Jack aptly stated earlier today many of my thoughts on yesterday's hearing on an Islamic State AUMF---at which Secretary of State John Kerry testified. In particular, he highlighted the broad authorization the administration is seeking---one with few of the sort of accountability mechanisms Jack, Matt, Bobby and I have suggested. And he highlighted as well the administration's backhanded method of seeking this authorization, which involves refusing to ask for it---a tactic Jack describes as "leading from behind" and which I have described elsewhere as analogous to the boy who wants to dance with a girl but doesn't want to risk rejection by asking.
In this post, I want to focus on a different aspect of the hearing: The diversity of opinion among senators on some of the key policy issues on which an AUMF must take a position. After all, while the senators seemed---quite rightly---united in frustration at the lack of administration leadership, they don't at all agree among themselves on the key elements of what an ISIS AUMF should say.
They agree on one important element: that there should be an ISIS AUMF. There seems to be broad agreement that Congress should play a greater role than it has to date, that members should---as Senator Barbara Boxer put it---go on the record in support of action against ISIS. But beyond this basic point of agreement, there's not a great deal of consensus.
Here are some of the fault lines:
Broadly speaking, the Democrats want a restriction on ground troops. They cast this limitation on authorization as a desire not to authorize more than the president---who has promised not to launch a major ground operation---wants actually to do. The idea is that if he wants later to expand the conflict to involve a major troop deployment, he can come back to Congress and get authorization for it. But many of the Republicans on the committee feel strongly, with Kerry, that this would be tying the President's hands. The basic division here is between those who don't want to give the president a blank check and those who don't want to signal a lack of commitment to the fight. Both sides seem to feel pretty strongly on this point, and I wonder if the result will be a kind of stand-off in which nothing moves.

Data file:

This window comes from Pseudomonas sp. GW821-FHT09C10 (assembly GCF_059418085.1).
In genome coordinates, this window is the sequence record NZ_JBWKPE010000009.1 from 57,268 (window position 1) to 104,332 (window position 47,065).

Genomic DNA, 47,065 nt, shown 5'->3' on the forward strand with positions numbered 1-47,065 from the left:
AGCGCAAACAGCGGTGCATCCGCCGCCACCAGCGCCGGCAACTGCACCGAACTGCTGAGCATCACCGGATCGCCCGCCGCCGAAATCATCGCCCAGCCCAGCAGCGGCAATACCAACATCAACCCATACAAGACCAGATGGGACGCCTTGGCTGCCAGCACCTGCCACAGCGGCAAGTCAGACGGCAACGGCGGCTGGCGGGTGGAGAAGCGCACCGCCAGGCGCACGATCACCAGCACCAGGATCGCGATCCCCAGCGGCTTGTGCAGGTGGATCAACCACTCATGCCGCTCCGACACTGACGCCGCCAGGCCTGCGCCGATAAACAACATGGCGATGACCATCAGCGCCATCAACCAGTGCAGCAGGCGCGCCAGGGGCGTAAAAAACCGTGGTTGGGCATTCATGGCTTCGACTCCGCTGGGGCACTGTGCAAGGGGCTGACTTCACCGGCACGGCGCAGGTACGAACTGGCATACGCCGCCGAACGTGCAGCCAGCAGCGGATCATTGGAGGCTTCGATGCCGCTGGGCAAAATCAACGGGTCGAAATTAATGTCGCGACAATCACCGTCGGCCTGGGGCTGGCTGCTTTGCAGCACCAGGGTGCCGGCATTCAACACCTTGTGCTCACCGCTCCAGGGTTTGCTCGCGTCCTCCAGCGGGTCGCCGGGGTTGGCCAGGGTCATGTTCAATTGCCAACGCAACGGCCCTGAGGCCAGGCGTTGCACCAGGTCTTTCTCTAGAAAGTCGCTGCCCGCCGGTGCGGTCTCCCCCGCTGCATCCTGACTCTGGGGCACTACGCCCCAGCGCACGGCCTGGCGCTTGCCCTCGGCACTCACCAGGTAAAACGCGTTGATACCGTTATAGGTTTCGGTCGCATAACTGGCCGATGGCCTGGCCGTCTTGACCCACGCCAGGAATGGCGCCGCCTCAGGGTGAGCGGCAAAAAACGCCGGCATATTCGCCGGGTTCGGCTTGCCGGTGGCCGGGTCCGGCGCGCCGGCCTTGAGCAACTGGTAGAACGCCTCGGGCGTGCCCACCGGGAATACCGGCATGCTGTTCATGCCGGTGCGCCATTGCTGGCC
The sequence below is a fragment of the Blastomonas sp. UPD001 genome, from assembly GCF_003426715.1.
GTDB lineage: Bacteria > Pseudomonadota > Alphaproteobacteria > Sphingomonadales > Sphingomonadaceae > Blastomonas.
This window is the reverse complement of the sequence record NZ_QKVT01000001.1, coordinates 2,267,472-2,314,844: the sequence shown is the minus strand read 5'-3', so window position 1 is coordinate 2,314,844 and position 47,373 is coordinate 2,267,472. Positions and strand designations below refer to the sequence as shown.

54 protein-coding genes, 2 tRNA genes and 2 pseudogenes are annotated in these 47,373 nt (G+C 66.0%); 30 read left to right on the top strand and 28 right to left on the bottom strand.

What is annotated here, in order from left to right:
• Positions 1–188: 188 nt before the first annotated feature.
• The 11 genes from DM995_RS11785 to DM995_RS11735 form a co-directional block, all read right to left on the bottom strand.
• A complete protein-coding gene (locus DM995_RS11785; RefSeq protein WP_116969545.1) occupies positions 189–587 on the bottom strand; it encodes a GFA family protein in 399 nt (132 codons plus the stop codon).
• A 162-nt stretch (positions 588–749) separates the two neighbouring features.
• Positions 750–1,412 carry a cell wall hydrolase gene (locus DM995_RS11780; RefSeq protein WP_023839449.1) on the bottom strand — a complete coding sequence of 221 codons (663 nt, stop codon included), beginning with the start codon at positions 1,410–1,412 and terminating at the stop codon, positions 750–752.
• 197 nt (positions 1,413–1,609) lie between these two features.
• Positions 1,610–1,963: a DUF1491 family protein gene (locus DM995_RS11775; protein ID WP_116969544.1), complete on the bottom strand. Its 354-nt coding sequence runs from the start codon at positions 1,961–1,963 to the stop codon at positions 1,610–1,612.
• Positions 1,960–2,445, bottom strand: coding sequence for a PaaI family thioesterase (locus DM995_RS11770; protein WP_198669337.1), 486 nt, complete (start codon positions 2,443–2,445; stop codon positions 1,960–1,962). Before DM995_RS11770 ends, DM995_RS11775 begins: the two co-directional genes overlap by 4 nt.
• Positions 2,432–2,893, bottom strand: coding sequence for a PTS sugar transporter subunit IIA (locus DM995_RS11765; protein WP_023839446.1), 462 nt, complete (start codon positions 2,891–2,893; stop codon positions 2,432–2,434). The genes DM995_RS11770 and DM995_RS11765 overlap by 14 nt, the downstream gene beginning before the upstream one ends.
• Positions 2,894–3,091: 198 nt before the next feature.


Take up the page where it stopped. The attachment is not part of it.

Second, some Republicans spoke up against a sunset provision, while Rand Paul and some Democrats want a sunset shorter than the three years that Chairman Menendez proposed---and Kerry accepted subject to an ill-defined administration override. The concern here is that a three-year sunset will shackle the next president, creating a situation in which he or she comes into office and suddenly faces a lapsing of authority to wage a conflict everyone still expects to be ongoing. Conversely, those who want a shorter sunset worry about recreating a Forever War and want a relatively quick forcing mechanism to make the President come back to Congress.
Third, there is a sharp divide on the committee over geographic limitations, on which some members insist and which others see as legislative micromanagement of the conduct of a war.
After watching the hearing and reading a transcript, I was honestly left unsure as to whether there's a way to thread the needle and come up with language that a broad bipartisan majority will support and that the administration would also embrace.